December 1999

Contingent fees represent a business arrangement whereby the consideration for services is based on an outcome rather than on the amount or type of work performed. American lawyers have long worked on contingent fees, charging nothing (except for direct costs) unless they win or receive a favorable settlement-in which case the fee will usually be a percentage of the amount recovered. The ethical basis for contingent fees in the law is that access to justice is often urgent and should not be denied or delayed while a person who has suffered a wrong searches for financing to pay a lawyer's fee. Contingent fees for surveying or engineering services are more controversial.

Most surveyors regard contingent fees with distrust. More than one author has stated that contingent fees in surveys often are unethical. "One's professional judgment could certainly be clouded when working under this sort of arrangement. I find it too much the appearance of a conflict of interest and often a completely unethical arrangement. My advice: avoid shady deals involving contingencies," wrote D.J. Mouland in his book Ethics for the Professional Surveyor, a Collection of Thoughts.

A text from the engineering field quotes an ethical code attributed to the National Society of Professional Engineers (NSPE). The NSPE prohibits the use of contingent fees under circumstances where the professional judgment of the engineer might be compromised, or when a contingency provision is used as a device for "promoting or securing a professional commission," wrote M.W. Martin and R. Schinzinger in the book Ethics in Engineering. That text states that contingent fees are sometimes used in situations where the consultant is paid only if he or she succeeds in saving the client money in some project. It agrees that contingent fees invite a clouding of judgment, but argues that they should be explored as a way to stimulate imaginative and responsible ways to save costs for the public.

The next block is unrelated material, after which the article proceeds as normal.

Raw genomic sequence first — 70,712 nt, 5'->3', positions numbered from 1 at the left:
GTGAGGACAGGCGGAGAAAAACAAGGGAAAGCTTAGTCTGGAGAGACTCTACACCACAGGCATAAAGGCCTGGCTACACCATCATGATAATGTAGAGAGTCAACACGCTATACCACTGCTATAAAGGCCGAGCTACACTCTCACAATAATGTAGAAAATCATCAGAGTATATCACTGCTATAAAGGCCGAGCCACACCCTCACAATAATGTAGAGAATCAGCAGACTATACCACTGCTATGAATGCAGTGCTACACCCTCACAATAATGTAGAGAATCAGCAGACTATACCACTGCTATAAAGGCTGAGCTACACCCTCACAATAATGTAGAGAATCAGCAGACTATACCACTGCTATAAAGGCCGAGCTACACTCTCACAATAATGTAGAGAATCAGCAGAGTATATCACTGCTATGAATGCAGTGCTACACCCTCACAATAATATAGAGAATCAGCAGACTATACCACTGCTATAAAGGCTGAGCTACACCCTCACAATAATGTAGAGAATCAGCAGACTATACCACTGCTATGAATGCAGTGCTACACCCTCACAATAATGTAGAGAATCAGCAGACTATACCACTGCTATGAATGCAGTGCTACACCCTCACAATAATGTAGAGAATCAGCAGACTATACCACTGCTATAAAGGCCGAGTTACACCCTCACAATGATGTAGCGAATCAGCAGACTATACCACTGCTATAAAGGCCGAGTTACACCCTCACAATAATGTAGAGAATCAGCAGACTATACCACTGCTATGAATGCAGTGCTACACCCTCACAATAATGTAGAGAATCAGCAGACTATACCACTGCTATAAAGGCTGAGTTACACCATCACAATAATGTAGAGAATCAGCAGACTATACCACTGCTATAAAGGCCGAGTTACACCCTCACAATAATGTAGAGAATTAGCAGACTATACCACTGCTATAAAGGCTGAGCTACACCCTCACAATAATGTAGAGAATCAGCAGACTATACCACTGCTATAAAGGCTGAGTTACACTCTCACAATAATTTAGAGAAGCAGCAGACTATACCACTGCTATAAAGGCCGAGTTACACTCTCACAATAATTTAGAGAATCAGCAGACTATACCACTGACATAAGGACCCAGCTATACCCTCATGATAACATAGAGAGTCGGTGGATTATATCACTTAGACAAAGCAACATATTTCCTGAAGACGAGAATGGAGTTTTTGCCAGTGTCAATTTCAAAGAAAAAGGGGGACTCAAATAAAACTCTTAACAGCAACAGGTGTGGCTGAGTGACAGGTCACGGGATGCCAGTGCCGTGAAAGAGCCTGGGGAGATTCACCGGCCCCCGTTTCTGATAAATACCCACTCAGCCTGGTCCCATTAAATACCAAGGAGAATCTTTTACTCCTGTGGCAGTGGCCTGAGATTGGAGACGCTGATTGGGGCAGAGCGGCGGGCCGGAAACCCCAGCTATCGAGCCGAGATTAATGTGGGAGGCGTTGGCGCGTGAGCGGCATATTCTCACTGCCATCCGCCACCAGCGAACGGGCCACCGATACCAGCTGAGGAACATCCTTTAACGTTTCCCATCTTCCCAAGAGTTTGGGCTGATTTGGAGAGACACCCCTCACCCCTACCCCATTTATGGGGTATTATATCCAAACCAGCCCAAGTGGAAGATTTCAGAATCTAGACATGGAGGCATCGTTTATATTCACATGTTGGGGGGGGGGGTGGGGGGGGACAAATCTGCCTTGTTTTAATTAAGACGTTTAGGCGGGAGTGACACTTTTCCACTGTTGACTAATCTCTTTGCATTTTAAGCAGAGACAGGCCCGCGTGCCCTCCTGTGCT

"Wash Out Surveys"

One contingent fee arrangement often discussed in surveying is the situation where surveyors who provide their services as part of the closing of a property transaction charge a fee (often on a percentage basis) only if the sale closes. Such so-called "wash out" surveys obviously only make sense in a high volume environment, and usually exist as part of a deal between a surveyor and a real estate broker or agent who recommends (or even requires) the use of a particular surveyor as part of the closing of a series of future home sales. The agent is able to predict the cost of the survey for inclusion in the Housing and Urban Development (HUD) required Settlement Statement. The agent also is able to tie the costs to closing to keep his overall services competitive. Both the surveyor and the agent see an increase in volume through the arrangement. In some markets, this arrangement might seem to be an attractive gamble, but is it legal? The answer, like so many in the law, is a resounding "Probably not."

The federal Real Estate Settlement Practices Act (RESPA) begins with this statement: